The popularity of the ballad and R&B leads to the development of a genre called Urban adult contemporary. Popular American contemporary R&B artists included Mariah Carey, Faith Evans, D’Angelo, Lauryn Hill, Whitney Houston, Sade, En Vogue, Toni Braxton, Boyz II Men, Mary J. Blige, Dru Hill, Vanessa L. Williams, Groove Theory, Bell Biv Devoe, Jodeci, Diana King, Tony! Toni! Tone!, Tara Kemp, Brownstone, Shanice, Usher, SWV, Silk, Aaliyah, Keith Sweat, R. Kelly, TLC, Xscape, Blaque, Brandy, Monica, Total and Tevin Campbell. In contrast to the works of Boyz II Men, Babyface and similar artists, other R&B artists from this same period began adding even more of a hip hop sound to their work. The synthesizer-heavy rhythm tracks of new jack swing was replaced by grittier East Coast hip hop-inspired backing tracks, resulting in a genre labelled hip hop soul by producer Sean Combs. The style became less popular by the end of the 1990s, but later experienced a resurgence.
During the mid-1990s, Janet Jackson, Mariah Carey, Faith Evans, TLC, Xscape, Whitney Houston and Boyz II Men brought contemporary R&B to the masses.
Jackson’s self-titled fifth studio album janet. (1993), which came after her historic multimillion-dollar contract with Virgin Records, sold over twenty million copies worldwide. Houston, Boyz II Men and Carey recorded several Billboard Hot 100 No. 1 hits, including “Exhale (Shoop Shoop)”, “One Sweet Day”, a collaboration between Boyz II Men and Carey, which became the longest-running No. 1 hit in Hot 100 history. Carey, Boyz II Men and TLC released albums in 1994 and 1995—Daydream, II, and CrazySexyCool respectively – that sold over ten million copies, earning them diamond status in the U.S. Beginning in 1995, the Grammy Awards enacted the Grammy Award for Best R&B Album with II, and Boyz II Men became the first recipient. The award was later received by TLC for CrazySexyCool in 1996.
Mariah Carey’s duet with Boyz II Men “One Sweet Day” was pronounced song of the decade, charting at number one on the decade-end chart. Carey became Billboard’s most successful female artist of the decade, and one of the most successful R&B acts of the 90s.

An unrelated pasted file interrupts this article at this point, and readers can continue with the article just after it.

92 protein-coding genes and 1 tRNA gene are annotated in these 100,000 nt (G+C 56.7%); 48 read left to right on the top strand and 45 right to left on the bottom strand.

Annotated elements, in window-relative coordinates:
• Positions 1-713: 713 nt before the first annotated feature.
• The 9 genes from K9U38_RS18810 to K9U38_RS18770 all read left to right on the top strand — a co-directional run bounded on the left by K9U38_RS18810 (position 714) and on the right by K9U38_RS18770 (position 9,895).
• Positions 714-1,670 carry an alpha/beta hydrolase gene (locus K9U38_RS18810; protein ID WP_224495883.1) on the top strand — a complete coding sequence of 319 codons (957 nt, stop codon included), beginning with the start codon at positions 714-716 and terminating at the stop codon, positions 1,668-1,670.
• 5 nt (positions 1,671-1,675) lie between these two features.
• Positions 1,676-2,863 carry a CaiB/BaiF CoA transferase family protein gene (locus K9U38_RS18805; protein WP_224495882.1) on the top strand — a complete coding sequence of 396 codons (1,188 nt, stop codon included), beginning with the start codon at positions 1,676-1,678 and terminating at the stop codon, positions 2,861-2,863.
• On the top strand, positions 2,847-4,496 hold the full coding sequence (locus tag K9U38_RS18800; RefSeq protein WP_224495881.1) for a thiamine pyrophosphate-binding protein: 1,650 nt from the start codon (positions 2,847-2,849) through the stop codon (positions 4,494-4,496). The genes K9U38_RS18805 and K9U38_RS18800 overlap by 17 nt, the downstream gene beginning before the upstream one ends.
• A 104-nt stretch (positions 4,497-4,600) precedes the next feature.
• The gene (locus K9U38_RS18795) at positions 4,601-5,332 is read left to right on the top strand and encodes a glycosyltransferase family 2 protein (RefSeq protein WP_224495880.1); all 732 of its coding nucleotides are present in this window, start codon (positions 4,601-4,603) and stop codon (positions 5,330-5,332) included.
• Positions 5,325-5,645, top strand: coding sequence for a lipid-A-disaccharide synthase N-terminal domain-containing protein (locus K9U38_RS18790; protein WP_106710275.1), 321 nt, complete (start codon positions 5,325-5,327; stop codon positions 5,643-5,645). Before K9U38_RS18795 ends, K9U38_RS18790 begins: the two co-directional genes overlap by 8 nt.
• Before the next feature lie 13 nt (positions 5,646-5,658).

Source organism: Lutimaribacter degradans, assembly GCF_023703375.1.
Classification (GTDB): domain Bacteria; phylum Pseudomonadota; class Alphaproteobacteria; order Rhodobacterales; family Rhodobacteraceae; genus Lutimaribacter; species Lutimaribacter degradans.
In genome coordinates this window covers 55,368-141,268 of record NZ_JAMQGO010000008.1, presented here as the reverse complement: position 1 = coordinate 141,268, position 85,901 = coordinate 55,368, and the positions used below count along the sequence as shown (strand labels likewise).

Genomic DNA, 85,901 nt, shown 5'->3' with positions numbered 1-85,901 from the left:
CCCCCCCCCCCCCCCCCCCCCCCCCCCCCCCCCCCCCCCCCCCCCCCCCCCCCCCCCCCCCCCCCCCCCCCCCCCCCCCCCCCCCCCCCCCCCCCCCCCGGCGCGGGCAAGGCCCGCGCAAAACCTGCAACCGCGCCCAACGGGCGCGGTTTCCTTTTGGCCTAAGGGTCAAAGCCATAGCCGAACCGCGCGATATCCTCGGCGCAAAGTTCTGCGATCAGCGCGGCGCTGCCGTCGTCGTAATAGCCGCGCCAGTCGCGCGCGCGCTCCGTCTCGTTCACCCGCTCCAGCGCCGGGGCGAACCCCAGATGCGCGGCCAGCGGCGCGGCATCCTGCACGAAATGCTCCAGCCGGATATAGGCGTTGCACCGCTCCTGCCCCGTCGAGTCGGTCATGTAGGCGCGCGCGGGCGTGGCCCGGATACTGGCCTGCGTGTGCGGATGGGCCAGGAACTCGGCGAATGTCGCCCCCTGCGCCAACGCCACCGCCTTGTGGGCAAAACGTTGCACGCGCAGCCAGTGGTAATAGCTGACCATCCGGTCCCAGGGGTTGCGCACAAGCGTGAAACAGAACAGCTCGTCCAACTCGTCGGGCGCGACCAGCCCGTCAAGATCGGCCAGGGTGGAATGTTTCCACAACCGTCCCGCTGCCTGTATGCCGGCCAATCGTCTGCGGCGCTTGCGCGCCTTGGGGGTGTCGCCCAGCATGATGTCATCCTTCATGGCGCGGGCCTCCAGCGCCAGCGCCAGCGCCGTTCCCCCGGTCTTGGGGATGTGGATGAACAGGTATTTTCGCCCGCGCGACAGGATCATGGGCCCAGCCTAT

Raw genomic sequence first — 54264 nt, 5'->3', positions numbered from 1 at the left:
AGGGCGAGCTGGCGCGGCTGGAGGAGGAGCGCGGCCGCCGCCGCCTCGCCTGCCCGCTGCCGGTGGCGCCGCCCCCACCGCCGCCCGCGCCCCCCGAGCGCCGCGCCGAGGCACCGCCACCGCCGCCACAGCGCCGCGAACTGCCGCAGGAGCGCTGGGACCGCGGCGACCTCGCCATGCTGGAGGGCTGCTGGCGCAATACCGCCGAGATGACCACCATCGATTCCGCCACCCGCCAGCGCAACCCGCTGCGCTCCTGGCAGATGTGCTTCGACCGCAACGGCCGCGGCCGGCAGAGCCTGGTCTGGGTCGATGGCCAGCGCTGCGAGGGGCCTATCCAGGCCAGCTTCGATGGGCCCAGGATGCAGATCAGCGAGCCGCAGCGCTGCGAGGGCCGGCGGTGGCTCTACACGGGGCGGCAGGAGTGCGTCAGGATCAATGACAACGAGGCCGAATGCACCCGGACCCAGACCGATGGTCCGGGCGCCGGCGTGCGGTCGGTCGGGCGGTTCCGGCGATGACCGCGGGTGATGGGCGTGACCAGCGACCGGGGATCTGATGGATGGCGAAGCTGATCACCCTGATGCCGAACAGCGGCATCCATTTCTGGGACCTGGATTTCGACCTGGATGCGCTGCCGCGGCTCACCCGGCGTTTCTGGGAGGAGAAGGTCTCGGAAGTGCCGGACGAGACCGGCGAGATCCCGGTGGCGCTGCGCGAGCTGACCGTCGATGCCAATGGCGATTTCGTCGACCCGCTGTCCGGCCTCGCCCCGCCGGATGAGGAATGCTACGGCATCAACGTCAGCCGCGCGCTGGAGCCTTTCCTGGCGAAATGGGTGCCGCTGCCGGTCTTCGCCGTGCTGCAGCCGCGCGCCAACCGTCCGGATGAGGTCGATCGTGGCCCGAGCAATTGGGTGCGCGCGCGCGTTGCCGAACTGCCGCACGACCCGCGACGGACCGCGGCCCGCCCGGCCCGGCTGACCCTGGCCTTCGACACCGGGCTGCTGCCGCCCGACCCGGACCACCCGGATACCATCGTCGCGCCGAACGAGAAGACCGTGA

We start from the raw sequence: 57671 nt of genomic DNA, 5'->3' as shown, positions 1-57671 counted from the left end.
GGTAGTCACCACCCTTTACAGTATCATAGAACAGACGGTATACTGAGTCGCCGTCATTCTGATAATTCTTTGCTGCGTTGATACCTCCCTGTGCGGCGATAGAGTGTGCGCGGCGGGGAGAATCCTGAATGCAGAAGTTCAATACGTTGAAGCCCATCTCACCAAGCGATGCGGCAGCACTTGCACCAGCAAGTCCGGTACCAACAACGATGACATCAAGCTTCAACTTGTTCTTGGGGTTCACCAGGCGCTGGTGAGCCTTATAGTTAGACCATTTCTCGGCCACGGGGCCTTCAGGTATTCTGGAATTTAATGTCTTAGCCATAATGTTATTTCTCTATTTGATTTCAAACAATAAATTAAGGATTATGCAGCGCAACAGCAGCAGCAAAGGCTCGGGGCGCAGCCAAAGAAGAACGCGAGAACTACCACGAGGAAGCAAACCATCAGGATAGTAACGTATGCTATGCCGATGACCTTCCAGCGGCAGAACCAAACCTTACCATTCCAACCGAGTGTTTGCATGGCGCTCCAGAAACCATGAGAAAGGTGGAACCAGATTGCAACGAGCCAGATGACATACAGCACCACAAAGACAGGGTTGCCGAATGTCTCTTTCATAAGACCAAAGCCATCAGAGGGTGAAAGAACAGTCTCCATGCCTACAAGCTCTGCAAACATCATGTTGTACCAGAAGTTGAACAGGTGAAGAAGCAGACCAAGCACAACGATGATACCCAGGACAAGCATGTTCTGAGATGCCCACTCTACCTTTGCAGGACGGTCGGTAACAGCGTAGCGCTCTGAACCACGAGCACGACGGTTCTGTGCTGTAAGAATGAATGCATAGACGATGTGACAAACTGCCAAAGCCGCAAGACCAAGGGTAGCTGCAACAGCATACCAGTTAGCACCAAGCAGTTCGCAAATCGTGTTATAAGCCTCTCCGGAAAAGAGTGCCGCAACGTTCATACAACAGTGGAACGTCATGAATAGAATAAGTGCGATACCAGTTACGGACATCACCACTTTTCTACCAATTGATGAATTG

R&B artists such as Janet Jackson, Michael Jackson, Whitney Houston and Mariah Carey are some of the best selling music artists of all time, and especially in the 1990s brought Contemporary R&B to a worldwide platform.
In the mid-1990s, neo soul, which added 1970s soul influences to the hip hop soul blend, arose, led by artists such as D’Angelo, Erykah Badu, Lauryn Hill, and Maxwell. Lauryn Hill and Missy Elliott further blurred the line between R&B and hip hop by recording both styles. D’Angelo’s Brown Sugar was released in June 1995. Although sales were sluggish at first, the album was eventually a hit, due in large part to “Lady,” a top-ten hit on the Billboard Hot 100 charts, peaking at #10. The album earned platinum certification from the Recording Industry Association of America, for shipments of one million copies in the U.S., while its total sales have been estimated within the range of 1.5 million to over two million copies. While the album was certified platinum in the United States, indicating shipments of one million units, its total sales were adversely reported by several publications with estimations ranging from 1.5 to 2 million units. The album helped give commercial visibility to the burgeoning Neo soul movement of the 1990s, along with debut albums by Maxwell, Erykah Badu, and Lauryn Hill. The album was a critical success as well and appeared on many critics’ best-of lists that year.